Buzz Slayers: What kind of things really inspire songs for you?

Bill: All kinds of things inspire me when I'm writing and developing new ideas. I never really sit down to write something specific. I find that can be creatively limiting for me, whereas following some sort of spark of inspiration and staying open to where it could go helps to keep new ideas flowing. That said, I generally tend to write about day-to-day experiences and anxieties– personal, political, technological, whatever– and how it feels to exist in the world today. Musically speaking, I'm really interested in developing a sound that's textural and experimental, but still memorable and accessible. To that end, I also find inspiration in other types of art like books, visual art, and movies, and I try to pull in the feelings those other works give me.

Buzz Slayers: This release has some great approaches to it! Can you give us some of your biggest influences musically?

Bill: I’ll listen to anything, and for this EP I tried to pull in some different writing and production techniques and philosophies from a few different areas. I was really immersed in the Cure’s whole catalog for a while, and paid attention to how each instrument is essentially creating different hooks and textures, which then coalesce into a distinct whole. We’ve been covering “Lovesong” live lately, and that song is such a perfect example of this– I could hum you the bassline, guitar line, synth line, or vocal melody, and you’d know exactly what the song is since everything is memorable on its own. But of course, they’re all layered and working together. I was really influenced by Wye Oak and The Mountain Goats from a songwriting perspective. Preoccupations was another big inspiration for me– their sound design is incredible.

Buzz Slayers: What are you doing when you're NOT working on music?

Bill: I feel like my brain is always kind of "on" for my music no matter what I'm doing, but I love reading, playing chess, making art, seeing live music, cooking. Those sorts of things. I'm also a parent, which is obviously a full time thing too– it's the best. I love sharing the things I love with my kids and learning new things from them and the things they gravitate to.

Buzz Slayers: Who's in all your headphones right now?

Bill: Let’s see– what’s my fall mood? I’ve been enjoying the new Nation of Language record Strange Disciple and the new bdrmm record I Don’t Know. I’ve also been digging into some early Dinosaur Jr. records. You’re Living All Over Me has some really gnarly fuzz and noise that I love. Men I Trust is another cool band, and Filipe turned me on to The Japanese House. I recently started checking out some Perfume Genius records, too, which is really intriguing from both a songwriting and production perspective.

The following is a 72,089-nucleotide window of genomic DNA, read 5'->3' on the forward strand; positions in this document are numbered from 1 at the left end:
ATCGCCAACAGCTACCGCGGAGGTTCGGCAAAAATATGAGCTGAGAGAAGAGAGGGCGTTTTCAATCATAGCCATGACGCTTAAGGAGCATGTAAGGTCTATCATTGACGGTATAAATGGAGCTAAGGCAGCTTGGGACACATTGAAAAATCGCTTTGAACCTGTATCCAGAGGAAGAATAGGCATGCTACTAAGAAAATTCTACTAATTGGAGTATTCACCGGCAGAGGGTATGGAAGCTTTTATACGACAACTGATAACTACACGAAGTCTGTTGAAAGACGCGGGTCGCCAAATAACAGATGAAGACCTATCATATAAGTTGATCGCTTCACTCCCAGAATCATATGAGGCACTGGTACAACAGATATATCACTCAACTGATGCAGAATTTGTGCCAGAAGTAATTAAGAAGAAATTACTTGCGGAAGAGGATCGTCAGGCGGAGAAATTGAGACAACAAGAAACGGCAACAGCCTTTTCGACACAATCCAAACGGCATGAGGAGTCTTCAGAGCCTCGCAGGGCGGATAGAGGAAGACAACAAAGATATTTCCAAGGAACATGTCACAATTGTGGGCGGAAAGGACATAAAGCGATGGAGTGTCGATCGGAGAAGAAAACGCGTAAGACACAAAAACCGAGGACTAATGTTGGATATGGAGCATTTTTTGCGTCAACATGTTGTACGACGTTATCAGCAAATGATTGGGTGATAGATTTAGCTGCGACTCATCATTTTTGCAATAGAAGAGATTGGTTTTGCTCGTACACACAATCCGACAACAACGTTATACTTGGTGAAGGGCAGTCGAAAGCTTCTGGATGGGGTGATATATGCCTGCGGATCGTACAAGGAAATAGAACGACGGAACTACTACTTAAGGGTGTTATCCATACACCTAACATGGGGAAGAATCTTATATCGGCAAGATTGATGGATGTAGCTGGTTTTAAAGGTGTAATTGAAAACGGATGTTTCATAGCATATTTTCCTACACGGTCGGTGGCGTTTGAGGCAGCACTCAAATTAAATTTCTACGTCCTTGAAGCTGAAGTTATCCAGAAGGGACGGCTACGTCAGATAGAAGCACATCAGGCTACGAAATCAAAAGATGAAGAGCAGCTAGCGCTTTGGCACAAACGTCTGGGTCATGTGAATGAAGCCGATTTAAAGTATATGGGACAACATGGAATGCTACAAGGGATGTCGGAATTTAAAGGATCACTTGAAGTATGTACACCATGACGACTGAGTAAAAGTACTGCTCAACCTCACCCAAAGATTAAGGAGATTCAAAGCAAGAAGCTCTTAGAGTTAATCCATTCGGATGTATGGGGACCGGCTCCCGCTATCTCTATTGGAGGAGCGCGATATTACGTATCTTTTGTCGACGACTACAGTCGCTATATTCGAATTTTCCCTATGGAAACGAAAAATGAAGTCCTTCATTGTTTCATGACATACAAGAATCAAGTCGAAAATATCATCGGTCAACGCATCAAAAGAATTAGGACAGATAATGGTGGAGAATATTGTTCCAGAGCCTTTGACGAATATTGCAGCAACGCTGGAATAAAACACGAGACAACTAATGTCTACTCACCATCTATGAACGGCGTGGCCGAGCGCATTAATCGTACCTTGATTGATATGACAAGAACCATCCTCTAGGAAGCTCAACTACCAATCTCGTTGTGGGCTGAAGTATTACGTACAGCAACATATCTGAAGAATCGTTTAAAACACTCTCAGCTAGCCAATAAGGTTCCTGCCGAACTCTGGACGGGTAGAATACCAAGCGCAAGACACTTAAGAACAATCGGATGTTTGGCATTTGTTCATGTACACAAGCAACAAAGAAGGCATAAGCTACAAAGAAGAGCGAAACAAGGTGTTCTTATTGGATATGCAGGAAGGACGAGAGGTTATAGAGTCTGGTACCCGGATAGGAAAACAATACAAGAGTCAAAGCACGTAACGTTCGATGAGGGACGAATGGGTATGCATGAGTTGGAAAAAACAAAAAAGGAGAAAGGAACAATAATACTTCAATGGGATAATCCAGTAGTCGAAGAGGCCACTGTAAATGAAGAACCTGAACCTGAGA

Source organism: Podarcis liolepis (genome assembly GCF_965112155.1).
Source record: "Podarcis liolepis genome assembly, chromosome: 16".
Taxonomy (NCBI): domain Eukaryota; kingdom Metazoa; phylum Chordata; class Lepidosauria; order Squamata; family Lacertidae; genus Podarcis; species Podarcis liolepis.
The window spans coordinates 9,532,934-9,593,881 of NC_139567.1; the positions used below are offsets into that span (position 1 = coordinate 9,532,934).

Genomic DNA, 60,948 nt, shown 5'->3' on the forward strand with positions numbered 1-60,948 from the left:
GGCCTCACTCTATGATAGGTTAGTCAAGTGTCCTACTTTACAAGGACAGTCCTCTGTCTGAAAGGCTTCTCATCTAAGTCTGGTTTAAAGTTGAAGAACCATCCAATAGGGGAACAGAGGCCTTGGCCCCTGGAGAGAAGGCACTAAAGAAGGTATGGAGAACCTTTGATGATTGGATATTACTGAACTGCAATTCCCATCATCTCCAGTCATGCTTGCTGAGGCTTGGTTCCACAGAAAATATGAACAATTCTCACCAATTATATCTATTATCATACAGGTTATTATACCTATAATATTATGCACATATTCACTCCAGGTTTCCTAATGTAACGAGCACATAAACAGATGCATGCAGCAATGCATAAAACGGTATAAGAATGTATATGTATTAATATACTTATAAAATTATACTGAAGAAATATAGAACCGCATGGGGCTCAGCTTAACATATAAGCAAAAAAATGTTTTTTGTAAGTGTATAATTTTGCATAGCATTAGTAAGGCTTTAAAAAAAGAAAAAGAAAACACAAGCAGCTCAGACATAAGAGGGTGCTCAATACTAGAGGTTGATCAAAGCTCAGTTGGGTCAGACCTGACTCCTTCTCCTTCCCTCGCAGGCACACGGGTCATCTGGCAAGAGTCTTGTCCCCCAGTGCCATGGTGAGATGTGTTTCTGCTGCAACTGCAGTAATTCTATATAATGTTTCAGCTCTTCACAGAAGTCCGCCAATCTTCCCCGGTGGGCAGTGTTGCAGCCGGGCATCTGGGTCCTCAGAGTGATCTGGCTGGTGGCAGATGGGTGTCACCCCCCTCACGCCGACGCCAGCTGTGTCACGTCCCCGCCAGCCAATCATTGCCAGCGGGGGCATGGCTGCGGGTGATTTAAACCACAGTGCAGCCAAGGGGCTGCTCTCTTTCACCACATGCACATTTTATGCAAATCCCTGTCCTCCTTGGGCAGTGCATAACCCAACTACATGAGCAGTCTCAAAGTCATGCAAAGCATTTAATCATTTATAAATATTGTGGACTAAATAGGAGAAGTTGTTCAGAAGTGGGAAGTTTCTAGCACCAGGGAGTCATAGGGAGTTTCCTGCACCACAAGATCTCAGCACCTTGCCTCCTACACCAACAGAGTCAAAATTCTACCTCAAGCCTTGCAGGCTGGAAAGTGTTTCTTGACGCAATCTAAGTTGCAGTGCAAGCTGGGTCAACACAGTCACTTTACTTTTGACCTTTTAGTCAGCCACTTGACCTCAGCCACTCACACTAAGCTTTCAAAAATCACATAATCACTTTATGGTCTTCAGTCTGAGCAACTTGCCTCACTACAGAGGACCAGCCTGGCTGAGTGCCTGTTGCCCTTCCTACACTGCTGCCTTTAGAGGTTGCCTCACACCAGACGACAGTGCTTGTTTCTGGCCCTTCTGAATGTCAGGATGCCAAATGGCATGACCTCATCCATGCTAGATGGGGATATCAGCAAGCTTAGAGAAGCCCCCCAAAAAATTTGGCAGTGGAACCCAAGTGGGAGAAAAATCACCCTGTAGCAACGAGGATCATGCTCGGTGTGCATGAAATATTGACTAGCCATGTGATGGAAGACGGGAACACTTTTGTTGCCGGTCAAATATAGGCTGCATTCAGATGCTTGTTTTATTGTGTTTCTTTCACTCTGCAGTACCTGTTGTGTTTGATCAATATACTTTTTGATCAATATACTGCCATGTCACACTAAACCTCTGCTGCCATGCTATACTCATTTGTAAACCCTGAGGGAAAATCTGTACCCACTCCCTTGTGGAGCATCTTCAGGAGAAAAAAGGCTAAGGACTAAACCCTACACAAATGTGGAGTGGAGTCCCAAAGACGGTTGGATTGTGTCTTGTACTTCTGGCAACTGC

Buzz Slayers: Are you guys doing any live performances right now?

Bill: Yeah, we actually just wrapped up a string of shows we played around the Boston area in support of the EP. We’ll probably sneak some more in before the end of the year as we continue working on new music. We released the EP back in August, and we’re looking to have a formal release party for it before the end of the year too.

Buzz Slayers: Do you record these at a big studio or do you have a home studio set-up?

Bill: A little bit of both. The nice thing about producing music today is that it’s pretty easy to make things happen just about anywhere. Most of this EP was recorded using my home studio, which is admittedly pretty lean. I had some microphones, a bass, a guitar, an amp, a MIDI controller, and some pedals, essentially. And my DAW, of course. Filipe recorded drums at Mixed Emotions, which is a cool studio run by a guy named Kenny Lewis, who also mixed the EP. Most of the vocals were recorded at The Record Co. in Boston.

Buzz Slayers: What can your fans expect from you in the near future?

Bill: Well, we’ve written a ton of new music that we’re working on demoing and developing now, which feels really good. We traveled to New Hampshire together a few weeks ago, hunkered down, and focused on some songs that we think will bring something new to the table. We had modular synths and drum machines set up, but it’s still early– we’ll see where things go! We’ve also been talking about how we want to release upcoming music. Standalone singles? Another EP? An album? We’re not quite sure yet, but we really want to continue releasing new music in 2024.

Buzz Slayers: Before we go, what would you like to say to fans of the music?

Bill: I’d say, “thank you and stick with us!” For me, the best thing about putting music out into the world is the opportunity to connect with other people in different ways. So whether you listen to our recordings, or come see us live, or collaborate with us, I hope you’re able to connect with what we do in some way. We’re really excited about where our music is heading, and we hope you will be too.